Juul, J. (2005). Half-real. Video games between real rules and fictional worlds.
(some additional notes by Manfred Thaller are available online)
p. 6: What a game is
Classic game model has 3 parts:
- a rule-based formal system
- with variable and quantifiable outcomes
- where different outcomes are assigned different values
Can game design be a game as well? a meta-game that meets these criteria while designing a game? Are academic courses formal games? (or does the lack of abstraction and fiction mean that these are not formally games?)
p. 37, Table 2.3: the classic game model
|The game as formal system||the player and the game||the game and the rest of the world|
|2. Variable and quantifiable outcome||X|
|3. Value assigned to possible outcomes||X|
|4. Player effort||X||X|
|5. Player attached to outcome||X|
|6. Negotiable consequences||X|
p. 58, on rules, limitations and affordances:
Rules specify limitations and affordances. They prohibit players from performing actions such as making jewelry out of dice, but they also add meaning to the allowed actions and this affords players meaningful actions that were not otherwise available; rules give games structure. The board game needs rules that let the players move their pieces as well as preventing them from making illegal moves; the video game needs rules that let the characters move as well as rules that prevent the character from reaching the goal immediately.
and these rules/limitations/affordances/structure are what guide a player/learner through the experience, toward a (productive? positive?) outcome or goal.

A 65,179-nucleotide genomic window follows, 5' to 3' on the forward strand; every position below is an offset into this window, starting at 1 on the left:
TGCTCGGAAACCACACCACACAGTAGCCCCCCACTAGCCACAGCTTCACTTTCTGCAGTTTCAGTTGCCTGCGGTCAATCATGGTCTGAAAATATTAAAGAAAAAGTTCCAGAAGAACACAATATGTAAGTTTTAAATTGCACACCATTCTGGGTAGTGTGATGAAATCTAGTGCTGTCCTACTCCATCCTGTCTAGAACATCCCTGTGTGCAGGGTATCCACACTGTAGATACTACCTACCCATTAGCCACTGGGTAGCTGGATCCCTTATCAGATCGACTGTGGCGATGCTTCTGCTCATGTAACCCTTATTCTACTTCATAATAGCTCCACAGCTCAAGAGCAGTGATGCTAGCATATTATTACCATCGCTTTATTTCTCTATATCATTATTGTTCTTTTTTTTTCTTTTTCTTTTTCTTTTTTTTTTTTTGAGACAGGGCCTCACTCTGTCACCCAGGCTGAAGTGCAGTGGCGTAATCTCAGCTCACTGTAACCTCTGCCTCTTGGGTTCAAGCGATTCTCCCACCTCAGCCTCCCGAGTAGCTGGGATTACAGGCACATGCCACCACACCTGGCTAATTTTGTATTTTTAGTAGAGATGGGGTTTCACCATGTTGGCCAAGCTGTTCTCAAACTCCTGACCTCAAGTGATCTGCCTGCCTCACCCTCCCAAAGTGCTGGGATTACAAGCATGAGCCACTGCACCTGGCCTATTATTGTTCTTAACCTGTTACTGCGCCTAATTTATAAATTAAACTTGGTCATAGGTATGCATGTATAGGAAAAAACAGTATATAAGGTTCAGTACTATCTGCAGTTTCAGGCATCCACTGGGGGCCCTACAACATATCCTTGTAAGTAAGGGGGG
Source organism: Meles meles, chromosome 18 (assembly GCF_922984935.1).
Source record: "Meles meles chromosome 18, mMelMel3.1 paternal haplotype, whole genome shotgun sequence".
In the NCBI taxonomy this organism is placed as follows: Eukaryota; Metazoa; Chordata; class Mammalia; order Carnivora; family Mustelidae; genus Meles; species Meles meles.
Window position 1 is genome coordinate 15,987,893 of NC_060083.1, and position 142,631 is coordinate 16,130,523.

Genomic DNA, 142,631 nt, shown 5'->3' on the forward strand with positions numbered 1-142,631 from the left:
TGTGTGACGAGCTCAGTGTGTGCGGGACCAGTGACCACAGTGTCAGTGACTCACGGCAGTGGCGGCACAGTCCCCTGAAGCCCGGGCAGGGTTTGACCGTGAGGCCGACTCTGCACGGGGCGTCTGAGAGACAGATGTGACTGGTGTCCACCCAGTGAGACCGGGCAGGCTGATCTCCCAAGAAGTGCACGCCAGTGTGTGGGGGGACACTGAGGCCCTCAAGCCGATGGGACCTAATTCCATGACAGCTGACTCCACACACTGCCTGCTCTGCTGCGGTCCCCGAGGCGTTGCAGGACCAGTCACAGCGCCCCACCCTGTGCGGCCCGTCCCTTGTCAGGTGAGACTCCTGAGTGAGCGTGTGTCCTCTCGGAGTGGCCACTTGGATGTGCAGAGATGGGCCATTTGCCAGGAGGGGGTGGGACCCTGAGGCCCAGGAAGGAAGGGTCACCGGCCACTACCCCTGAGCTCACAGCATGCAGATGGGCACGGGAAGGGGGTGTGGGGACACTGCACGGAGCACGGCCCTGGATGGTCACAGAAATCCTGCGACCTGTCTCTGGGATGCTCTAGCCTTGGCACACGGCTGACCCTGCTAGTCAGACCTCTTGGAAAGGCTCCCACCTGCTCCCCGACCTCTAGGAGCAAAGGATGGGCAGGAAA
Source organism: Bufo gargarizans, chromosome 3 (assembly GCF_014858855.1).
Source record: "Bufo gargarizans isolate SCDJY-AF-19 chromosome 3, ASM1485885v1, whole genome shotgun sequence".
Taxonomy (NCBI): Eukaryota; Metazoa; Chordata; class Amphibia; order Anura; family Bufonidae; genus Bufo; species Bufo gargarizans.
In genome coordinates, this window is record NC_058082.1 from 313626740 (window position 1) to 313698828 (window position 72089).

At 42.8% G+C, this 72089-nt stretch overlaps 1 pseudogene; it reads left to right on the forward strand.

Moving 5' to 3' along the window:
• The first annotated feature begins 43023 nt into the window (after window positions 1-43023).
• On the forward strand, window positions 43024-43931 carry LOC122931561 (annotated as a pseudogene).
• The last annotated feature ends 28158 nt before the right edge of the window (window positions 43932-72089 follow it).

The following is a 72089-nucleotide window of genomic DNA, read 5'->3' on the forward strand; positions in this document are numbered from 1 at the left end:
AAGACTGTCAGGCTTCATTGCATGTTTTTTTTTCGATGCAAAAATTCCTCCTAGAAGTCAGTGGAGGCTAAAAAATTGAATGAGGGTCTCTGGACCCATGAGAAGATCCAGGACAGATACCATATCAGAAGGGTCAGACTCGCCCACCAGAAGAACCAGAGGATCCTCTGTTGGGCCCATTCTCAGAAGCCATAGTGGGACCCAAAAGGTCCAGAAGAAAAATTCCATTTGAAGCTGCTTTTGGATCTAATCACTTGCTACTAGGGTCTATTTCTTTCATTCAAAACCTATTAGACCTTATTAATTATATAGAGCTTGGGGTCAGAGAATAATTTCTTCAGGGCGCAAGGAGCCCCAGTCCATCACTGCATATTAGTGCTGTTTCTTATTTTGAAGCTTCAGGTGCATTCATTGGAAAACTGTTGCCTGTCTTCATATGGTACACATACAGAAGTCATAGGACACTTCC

p. 73: games of emergence
Games of emergence exhibit a basic asymmetry between the relative simplicity of the game rules and the relative complexity of the actual playing of the game.
p. 197: conclusions:
The classic game model describes games on three levels: the game itself, the player's relation to the game, and the relation between playing and the rest of the world. The entire theory can therefore be described as the intersection between games as rules and games as fiction, and the relation between the game, the player, and the world. The player may pick up a game, invent a game, or negotiate game rules with other players. A game may exist before the player plays it, but the player generally plays it because he or she wants to. Fiction cues the player into understanding the rules, and rules can cue the player into imagining a fictional world. This… does not imply causality - the theory has no first principle or starting point, but many simultaneous parts that interact.
Inventing (designing) a game as a way of interacting with the world, the rules of the game. How does the meta-game interact with the game itself? Does it? The game of designing a game - does it touch the game itself, and the player of that game?